There’s another looming economic threat to the field, as the Trump administration persistently refuses to learn from history. The Archaeological Institute of America recently warned that proposed funding cuts to the humanities will have an “adverse effect” on a range of archaeological professionals:
How much I’m willing to invest in my dream: $25.49 for a folding shovel, to take advantage of any excavation opportunities on the go.
After seeing Annie Potts in Ghostbusters: Secretary
It used to embarrass me that I wanted to be a secretary and not a corporate hot-shot. But as a kid reared on Reagan-era comedies, secretaries had one of the only jobs that made any sense. “Businesswomen” seemed to mostly walk around quickly while carrying important files and doing cocaine, whereas the secretaries did the fun stuff: typing, sending letters, and sassing the boss.
The Bureau of Labor Statistics puts the median salary at $37,230 for the collective “administrative assistant and secretary” category. But older secretaries aren’t being replaced by younger workers, with the International Association of Administrative Professionals has noticed a a 5 percent decrease in the under-40 age bracket among members. Workers report that their jobs are increasingly being stretched beyond their core tasks, while their pay stays the same. Employers increasingly make people do their own admin, a phenomenon that the Roosevelt Institute called “occupation creep” and explains why you’re stuck with the limited charms of the Outlook calendar function.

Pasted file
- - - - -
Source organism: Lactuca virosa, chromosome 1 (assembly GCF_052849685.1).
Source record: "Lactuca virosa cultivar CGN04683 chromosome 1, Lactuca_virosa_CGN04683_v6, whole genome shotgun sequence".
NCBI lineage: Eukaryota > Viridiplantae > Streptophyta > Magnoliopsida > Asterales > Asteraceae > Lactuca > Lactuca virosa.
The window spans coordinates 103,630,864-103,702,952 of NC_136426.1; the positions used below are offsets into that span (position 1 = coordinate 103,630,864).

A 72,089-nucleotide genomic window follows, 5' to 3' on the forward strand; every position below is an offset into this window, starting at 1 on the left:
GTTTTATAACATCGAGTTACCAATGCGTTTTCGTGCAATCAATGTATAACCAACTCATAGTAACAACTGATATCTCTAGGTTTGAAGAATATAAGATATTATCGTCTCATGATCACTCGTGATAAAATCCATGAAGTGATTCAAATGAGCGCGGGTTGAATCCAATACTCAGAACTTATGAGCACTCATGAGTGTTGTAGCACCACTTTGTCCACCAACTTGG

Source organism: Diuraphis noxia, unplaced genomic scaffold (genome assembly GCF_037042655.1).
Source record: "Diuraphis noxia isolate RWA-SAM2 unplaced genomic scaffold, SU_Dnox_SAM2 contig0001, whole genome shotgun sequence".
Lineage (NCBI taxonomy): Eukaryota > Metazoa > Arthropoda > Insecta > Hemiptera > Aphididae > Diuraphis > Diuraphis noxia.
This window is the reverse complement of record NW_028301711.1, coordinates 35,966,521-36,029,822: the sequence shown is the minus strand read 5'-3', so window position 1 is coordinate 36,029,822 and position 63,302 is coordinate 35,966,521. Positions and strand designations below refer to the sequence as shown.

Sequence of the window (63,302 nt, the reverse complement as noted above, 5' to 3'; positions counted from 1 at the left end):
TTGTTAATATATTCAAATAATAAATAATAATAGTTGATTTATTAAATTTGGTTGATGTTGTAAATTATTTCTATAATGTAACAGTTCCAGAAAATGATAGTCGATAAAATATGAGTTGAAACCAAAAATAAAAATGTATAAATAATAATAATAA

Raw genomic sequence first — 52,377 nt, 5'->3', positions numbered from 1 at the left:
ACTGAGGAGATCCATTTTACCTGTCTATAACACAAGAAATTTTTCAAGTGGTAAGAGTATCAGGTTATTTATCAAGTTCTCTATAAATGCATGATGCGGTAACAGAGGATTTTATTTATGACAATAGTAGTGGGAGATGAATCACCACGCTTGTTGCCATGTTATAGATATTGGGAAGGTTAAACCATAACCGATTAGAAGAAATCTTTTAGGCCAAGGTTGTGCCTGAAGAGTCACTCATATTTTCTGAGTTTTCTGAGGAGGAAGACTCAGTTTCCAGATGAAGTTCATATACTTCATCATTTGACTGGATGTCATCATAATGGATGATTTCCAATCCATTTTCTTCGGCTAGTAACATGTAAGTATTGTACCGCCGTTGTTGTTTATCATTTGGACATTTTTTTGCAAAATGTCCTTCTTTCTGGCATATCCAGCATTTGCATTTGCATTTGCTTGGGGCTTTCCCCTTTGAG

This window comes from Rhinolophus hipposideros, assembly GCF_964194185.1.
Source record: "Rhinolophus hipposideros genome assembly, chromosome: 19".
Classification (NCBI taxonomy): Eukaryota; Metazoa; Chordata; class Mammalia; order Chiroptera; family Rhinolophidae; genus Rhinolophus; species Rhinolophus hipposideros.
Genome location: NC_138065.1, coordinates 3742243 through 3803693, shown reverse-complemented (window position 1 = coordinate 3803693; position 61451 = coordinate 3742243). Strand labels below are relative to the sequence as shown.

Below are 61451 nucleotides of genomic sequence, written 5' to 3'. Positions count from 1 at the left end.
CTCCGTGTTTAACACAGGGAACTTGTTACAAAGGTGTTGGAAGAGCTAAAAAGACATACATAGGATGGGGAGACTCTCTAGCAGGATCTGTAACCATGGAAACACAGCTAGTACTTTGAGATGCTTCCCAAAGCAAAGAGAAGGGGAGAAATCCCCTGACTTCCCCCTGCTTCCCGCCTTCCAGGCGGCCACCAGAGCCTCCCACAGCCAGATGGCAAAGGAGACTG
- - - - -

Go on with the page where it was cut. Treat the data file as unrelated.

How much I’m willing to invest in my dream: $7.99 for a “You Don’t Have to be Crazy to Work Here But It Helps” coffee mug to toast the assistants of the world for all the BS they have to put up with.
After getting my first mechanical pencil: Architect
One boring conversation with an architecture student at a party cleared up any illusions I had about architecture. After half an hour of hearing about different types of insulation and resource consent, I was happy that I’d bombed out of technical drawing class when I was 14.
Architecture students rack up an average student loan debt of $40,000, and also have to pay over $1,000 a year on model materials. Those cute little decorative trees? One pack is $65. In 2005, CNN compared architecture with becoming a chef in terms of how little professionals would earn in comparison with the time and cost of training: